Reynolds, Grayber, & Burdick joint Virtual Town Hall, 5-16-21, 5:30pm

Reynolds, Grayber, & Burdick joint Virtual Town Hall, 5-16-21, 5:30pm

Sunday, May 16, 2021 at 5:30 pm will be a joint virtual (zoom) town hall with Reps. Lisa Reynolds (D, HD-36), Dacia Grayber (D, HD-35), and Sen. Ginny Burdick (D, SD-18)Pre-registration is required, you can do so by clicking here.

Rep. Reynolds is a pediatrician and says there is a childcare crisis in Oregon.  She’s working to fix that; here is what she says in her latest newsletter:

We have a childcare crisis in Oregon. Almost every county in the state qualifies as a childcare desert, meaning there are 3 children for every regulated childcare slot. “Slots” include certified childcare centers as well as home-based childcare. Families struggle to find a place for their child(ren) and there is no structure in place for families to know where there may be openings. AND, childcare continues to be too expensive for too many Oregon families.

…Childcare is both too expensive (for some) and it doesn’t pay its workers enough. I compare it to kindergarten. Most families would not be able to afford the $11,000 that schools receive from the state per kindergarten student. But that’s what it takes to educate 5-6 year olds, including paying the teacher a living wage. Childcare is similar. The providers should earn family wages, and to do this, childcare must be more expensive, increasing the importance of sliding scale subsidies by the government.

Here’s how she wants to fix this problem by increasing subsidies for child care, which will increase the taxes you have to pay in order to provide these extra subsides.

Solutions: In 2019, the Oregon legislature established the Joint Task Force on Access to Quality and Affordable Childcare. The task force was made up of members of the legislature, government agency staff, advocates, and childcare providers. The co-chair of the task force, Representative Karin Power, is now chair for the House Committee on Early Childhood, on which I serve as vice-chair. Many of the committee recommendations became bills heard and passed out of our committee, and include the following:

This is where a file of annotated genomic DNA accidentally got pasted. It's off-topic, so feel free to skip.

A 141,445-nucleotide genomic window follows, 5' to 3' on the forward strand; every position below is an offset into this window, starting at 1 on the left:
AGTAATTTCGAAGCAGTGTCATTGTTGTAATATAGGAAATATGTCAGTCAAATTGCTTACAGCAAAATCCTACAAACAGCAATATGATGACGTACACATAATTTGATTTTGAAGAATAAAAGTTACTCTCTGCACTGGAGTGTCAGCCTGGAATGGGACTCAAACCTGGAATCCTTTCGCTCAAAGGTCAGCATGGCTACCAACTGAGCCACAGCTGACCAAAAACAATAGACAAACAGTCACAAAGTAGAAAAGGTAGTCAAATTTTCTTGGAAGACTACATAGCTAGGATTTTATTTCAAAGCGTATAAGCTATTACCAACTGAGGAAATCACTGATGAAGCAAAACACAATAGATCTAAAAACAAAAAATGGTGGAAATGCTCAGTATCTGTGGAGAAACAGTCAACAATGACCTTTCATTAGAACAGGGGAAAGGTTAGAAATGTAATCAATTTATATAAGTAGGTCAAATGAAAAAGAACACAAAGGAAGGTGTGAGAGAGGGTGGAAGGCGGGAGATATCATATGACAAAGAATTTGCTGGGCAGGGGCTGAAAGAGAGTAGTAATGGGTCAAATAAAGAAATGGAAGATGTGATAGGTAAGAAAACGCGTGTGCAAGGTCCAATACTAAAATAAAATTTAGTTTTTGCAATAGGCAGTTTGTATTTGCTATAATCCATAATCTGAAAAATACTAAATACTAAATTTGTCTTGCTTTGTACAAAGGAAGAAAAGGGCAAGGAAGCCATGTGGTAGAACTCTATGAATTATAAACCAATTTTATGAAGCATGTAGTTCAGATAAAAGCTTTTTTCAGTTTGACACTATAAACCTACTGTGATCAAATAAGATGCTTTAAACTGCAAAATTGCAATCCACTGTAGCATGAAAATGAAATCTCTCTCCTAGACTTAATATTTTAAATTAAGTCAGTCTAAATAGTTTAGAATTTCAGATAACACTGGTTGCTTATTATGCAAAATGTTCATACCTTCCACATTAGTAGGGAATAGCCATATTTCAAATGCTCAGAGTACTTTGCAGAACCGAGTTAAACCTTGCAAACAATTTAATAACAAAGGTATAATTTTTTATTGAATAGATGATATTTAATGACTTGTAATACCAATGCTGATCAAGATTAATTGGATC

• Assess and report on what is currently available statewide and develop a plan to coordinate services HB 3201, HB 3334. This is a prerequisite for universal preschool statewide.
  • Expand eligibility for subsidies to more children: expand parameters on income, immigration status, disabilities, and reasons parents need childcare (and for a minimum of 12 months (HB 3073A)).
  • Connect reimbursement rates paid to childcare providers with the true cost of care and eliminate delays in payment. HB 3073A will study and determine the true cost of care by July 2022 and providers will be paid at the beginning of the month.
  • Ensure parent copays are not a barrier to receiving childcare assistance. HB 3073A tops out family co-pays for childcare at 7% of family income.
  • Reduce barriers for childcare businesses – landlords must allow tenants to host an in-home certified daycare (HB 2484) and communities cannot restrict use of property for childcare facilities (HB 3109). {Never-mind the fact that insurance companies wont allow the property owner to insure their single-family rental for doing business as a childcare facility}
  • Consolidate governance and funding for childcare subsidy into one agency: HB 3073A formed a new agency – Department of Early Learning and Care – which is responsible for all childcare issues. Previously, three agencies were involved with childcare matters.

Early Childhood Committee also: outlawed crib bumpers (HB 3379), expanded the businesses that have to provide paid family leave (HB 2474), enhanced childcare for foster parents (HB 2719), changed the system of measuring and publicizing the quality of a particular childcare provider or center (HB 2059), and strengthened an employee’s right to request accommodations in their work schedule (SB 716A).

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Date/Time
Date(s) - 05/16/2021
5:30 pm

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